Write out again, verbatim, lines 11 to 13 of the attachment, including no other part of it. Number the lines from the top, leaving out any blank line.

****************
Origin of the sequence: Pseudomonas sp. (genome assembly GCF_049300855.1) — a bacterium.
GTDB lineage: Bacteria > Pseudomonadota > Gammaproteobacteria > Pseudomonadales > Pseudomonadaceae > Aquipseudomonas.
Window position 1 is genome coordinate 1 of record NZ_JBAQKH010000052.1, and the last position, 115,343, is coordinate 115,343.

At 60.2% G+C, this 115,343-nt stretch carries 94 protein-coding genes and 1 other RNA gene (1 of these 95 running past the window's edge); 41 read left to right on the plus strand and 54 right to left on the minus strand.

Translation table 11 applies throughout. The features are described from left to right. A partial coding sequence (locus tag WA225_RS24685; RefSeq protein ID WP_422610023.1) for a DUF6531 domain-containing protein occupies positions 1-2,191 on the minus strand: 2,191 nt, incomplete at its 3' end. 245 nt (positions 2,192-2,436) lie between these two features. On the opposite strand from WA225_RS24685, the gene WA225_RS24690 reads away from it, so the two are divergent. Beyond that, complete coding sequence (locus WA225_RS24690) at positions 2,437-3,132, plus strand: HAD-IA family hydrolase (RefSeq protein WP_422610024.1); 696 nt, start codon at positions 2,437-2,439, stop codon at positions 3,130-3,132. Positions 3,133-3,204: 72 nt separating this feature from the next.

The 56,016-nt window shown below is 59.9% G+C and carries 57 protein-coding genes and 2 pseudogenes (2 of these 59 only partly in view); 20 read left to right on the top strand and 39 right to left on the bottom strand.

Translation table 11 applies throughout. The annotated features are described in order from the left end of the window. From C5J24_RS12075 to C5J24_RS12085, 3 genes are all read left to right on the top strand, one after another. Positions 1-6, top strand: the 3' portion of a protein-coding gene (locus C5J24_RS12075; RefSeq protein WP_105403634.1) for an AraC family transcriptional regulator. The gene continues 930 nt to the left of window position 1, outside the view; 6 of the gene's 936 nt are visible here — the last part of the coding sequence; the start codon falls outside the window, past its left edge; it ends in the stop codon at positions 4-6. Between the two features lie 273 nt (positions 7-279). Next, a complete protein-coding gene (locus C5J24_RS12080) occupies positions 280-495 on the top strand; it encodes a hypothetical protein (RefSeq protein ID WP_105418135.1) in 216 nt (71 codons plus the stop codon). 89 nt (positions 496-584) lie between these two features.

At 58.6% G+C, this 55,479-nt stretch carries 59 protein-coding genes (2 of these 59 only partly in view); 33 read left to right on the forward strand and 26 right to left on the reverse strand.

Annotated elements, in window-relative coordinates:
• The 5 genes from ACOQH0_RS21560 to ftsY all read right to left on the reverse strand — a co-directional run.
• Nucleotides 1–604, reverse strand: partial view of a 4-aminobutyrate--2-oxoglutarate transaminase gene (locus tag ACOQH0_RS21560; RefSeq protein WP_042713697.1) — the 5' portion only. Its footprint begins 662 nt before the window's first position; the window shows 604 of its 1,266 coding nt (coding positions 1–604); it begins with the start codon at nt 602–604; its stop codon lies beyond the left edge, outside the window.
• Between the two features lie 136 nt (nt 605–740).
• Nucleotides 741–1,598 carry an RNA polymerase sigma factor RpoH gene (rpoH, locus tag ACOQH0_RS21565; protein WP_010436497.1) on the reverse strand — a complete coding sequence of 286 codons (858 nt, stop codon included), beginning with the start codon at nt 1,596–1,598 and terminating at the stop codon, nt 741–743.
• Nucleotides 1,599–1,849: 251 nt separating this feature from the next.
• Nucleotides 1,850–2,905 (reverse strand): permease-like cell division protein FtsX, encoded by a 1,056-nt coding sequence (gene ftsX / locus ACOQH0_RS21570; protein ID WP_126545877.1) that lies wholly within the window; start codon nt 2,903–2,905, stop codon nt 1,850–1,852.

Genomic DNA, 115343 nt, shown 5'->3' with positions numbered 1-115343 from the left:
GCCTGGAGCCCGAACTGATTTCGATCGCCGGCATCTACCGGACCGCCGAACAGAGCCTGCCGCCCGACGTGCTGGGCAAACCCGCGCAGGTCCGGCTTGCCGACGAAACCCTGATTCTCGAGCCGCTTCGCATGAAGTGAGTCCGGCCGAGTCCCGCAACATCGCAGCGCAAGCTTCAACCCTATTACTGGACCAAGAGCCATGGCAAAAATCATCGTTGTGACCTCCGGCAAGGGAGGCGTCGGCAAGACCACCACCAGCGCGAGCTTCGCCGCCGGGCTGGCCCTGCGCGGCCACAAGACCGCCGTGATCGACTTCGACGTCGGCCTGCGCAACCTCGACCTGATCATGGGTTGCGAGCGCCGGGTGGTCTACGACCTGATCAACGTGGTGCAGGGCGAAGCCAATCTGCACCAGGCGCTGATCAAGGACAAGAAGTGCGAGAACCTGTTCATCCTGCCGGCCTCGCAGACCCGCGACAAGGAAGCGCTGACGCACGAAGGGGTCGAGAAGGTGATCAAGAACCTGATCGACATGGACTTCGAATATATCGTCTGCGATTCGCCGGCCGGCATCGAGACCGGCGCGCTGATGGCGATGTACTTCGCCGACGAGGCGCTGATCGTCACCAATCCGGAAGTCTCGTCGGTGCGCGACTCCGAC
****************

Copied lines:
• Nucleotides 1–604, reverse strand: partial view of a 4-aminobutyrate--2-oxoglutarate transaminase gene (locus tag ACOQH0_RS21560; RefSeq protein WP_042713697.1) — the 5' portion only. Its footprint begins 662 nt before the window's first position; the window shows 604 of its 1,266 coding nt (coding positions 1–604); it begins with the start codon at nt 602–604; its stop codon lies beyond the left edge, outside the window.
• Between the two features lie 136 nt (nt 605–740).
• Nucleotides 741–1,598 carry an RNA polymerase sigma factor RpoH gene (rpoH, locus tag ACOQH0_RS21565; protein WP_010436497.1) on the reverse strand — a complete coding sequence of 286 codons (858 nt, stop codon included), beginning with the start codon at nt 1,596–1,598 and terminating at the stop codon, nt 741–743.